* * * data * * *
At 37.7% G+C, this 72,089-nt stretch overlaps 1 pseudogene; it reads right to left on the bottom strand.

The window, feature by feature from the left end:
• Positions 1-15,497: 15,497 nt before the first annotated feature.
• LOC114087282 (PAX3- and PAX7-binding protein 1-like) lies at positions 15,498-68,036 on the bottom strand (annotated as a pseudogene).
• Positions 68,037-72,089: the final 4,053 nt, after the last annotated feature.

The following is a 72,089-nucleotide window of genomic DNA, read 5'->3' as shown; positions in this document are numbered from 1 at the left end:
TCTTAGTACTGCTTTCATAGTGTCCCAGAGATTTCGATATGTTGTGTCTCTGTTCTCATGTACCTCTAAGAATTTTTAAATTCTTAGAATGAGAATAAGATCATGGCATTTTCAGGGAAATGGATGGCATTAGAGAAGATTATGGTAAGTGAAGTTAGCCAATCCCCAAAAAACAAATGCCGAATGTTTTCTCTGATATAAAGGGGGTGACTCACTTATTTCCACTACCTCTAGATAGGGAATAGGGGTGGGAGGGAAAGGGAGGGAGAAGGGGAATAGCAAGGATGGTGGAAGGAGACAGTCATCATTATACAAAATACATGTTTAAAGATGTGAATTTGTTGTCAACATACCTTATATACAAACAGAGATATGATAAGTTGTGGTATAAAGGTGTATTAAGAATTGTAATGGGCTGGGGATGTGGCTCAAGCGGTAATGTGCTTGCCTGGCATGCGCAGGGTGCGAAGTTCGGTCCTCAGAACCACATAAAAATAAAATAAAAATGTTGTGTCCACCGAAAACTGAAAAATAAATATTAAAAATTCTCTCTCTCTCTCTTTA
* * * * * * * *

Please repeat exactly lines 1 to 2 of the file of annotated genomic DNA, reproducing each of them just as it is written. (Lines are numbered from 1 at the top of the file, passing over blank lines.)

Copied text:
At 37.7% G+C, this 72,089-nt stretch overlaps 1 pseudogene; it reads right to left on the bottom strand.

The window, feature by feature from the left end: